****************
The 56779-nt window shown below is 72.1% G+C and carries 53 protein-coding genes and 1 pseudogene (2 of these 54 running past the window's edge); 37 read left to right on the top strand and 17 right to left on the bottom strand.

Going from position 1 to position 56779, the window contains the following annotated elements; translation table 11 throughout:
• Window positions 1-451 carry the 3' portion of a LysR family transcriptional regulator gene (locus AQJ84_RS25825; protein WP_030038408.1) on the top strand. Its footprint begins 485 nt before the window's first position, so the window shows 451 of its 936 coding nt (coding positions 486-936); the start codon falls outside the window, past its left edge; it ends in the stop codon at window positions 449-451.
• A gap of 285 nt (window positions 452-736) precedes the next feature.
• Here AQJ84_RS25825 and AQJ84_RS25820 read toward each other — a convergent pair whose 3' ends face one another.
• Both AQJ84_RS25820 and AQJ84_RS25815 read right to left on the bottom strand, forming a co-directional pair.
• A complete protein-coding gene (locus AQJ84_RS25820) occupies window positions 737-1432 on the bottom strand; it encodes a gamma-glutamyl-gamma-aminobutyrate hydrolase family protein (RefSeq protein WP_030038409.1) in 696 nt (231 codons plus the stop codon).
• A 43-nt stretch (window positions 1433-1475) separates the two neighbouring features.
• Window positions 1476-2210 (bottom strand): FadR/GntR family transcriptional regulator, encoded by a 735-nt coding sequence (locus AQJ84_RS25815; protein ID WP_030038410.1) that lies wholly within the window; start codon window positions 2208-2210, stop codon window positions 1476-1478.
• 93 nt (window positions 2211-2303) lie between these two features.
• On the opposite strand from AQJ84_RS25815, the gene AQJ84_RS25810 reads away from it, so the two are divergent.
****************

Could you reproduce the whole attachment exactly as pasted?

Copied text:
The 56779-nt window shown below is 72.1% G+C and carries 53 protein-coding genes and 1 pseudogene (2 of these 54 running past the window's edge); 37 read left to right on the top strand and 17 right to left on the bottom strand.

Going from position 1 to position 56779, the window contains the following annotated elements; translation table 11 throughout:
• Window positions 1-451 carry the 3' portion of a LysR family transcriptional regulator gene (locus AQJ84_RS25825; protein WP_030038408.1) on the top strand. Its footprint begins 485 nt before the window's first position, so the window shows 451 of its 936 coding nt (coding positions 486-936); the start codon falls outside the window, past its left edge; it ends in the stop codon at window positions 449-451.
• A gap of 285 nt (window positions 452-736) precedes the next feature.
• Here AQJ84_RS25825 and AQJ84_RS25820 read toward each other — a convergent pair whose 3' ends face one another.
• Both AQJ84_RS25820 and AQJ84_RS25815 read right to left on the bottom strand, forming a co-directional pair.
• A complete protein-coding gene (locus AQJ84_RS25820) occupies window positions 737-1432 on the bottom strand; it encodes a gamma-glutamyl-gamma-aminobutyrate hydrolase family protein (RefSeq protein WP_030038409.1) in 696 nt (231 codons plus the stop codon).
• A 43-nt stretch (window positions 1433-1475) separates the two neighbouring features.
• Window positions 1476-2210 (bottom strand): FadR/GntR family transcriptional regulator, encoded by a 735-nt coding sequence (locus AQJ84_RS25815; protein ID WP_030038410.1) that lies wholly within the window; start codon window positions 2208-2210, stop codon window positions 1476-1478.
• 93 nt (window positions 2211-2303) lie between these two features.
• On the opposite strand from AQJ84_RS25815, the gene AQJ84_RS25810 reads away from it, so the two are divergent.